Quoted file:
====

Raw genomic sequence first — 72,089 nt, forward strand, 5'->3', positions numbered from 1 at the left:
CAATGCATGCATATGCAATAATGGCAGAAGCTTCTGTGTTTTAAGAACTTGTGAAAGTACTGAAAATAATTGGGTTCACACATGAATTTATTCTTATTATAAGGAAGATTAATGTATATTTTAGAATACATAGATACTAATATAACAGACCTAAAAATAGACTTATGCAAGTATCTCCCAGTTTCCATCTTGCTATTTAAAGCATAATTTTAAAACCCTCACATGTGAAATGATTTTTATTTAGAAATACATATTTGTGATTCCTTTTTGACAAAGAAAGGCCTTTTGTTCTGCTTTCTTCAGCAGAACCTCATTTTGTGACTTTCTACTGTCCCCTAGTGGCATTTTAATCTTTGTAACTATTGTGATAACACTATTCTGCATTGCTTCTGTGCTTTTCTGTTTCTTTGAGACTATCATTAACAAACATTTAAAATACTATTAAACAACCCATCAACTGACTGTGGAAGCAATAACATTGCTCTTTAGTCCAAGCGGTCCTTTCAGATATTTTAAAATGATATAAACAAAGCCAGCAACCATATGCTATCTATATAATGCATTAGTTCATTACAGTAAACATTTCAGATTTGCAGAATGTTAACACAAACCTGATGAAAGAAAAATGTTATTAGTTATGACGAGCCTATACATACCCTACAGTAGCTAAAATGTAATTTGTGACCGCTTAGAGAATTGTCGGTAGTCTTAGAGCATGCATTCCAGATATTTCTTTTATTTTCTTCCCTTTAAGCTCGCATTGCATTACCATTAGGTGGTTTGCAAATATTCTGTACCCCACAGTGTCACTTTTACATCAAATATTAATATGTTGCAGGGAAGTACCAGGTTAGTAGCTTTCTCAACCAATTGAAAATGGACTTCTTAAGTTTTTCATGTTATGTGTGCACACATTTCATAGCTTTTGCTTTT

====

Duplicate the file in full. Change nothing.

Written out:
Raw genomic sequence first — 72,089 nt, forward strand, 5'->3', positions numbered from 1 at the left:
CAATGCATGCATATGCAATAATGGCAGAAGCTTCTGTGTTTTAAGAACTTGTGAAAGTACTGAAAATAATTGGGTTCACACATGAATTTATTCTTATTATAAGGAAGATTAATGTATATTTTAGAATACATAGATACTAATATAACAGACCTAAAAATAGACTTATGCAAGTATCTCCCAGTTTCCATCTTGCTATTTAAAGCATAATTTTAAAACCCTCACATGTGAAATGATTTTTATTTAGAAATACATATTTGTGATTCCTTTTTGACAAAGAAAGGCCTTTTGTTCTGCTTTCTTCAGCAGAACCTCATTTTGTGACTTTCTACTGTCCCCTAGTGGCATTTTAATCTTTGTAACTATTGTGATAACACTATTCTGCATTGCTTCTGTGCTTTTCTGTTTCTTTGAGACTATCATTAACAAACATTTAAAATACTATTAAACAACCCATCAACTGACTGTGGAAGCAATAACATTGCTCTTTAGTCCAAGCGGTCCTTTCAGATATTTTAAAATGATATAAACAAAGCCAGCAACCATATGCTATCTATATAATGCATTAGTTCATTACAGTAAACATTTCAGATTTGCAGAATGTTAACACAAACCTGATGAAAGAAAAATGTTATTAGTTATGACGAGCCTATACATACCCTACAGTAGCTAAAATGTAATTTGTGACCGCTTAGAGAATTGTCGGTAGTCTTAGAGCATGCATTCCAGATATTTCTTTTATTTTCTTCCCTTTAAGCTCGCATTGCATTACCATTAGGTGGTTTGCAAATATTCTGTACCCCACAGTGTCACTTTTACATCAAATATTAATATGTTGCAGGGAAGTACCAGGTTAGTAGCTTTCTCAACCAATTGAAAATGGACTTCTTAAGTTTTTCATGTTATGTGTGCACACATTTCATAGCTTTTGCTTTT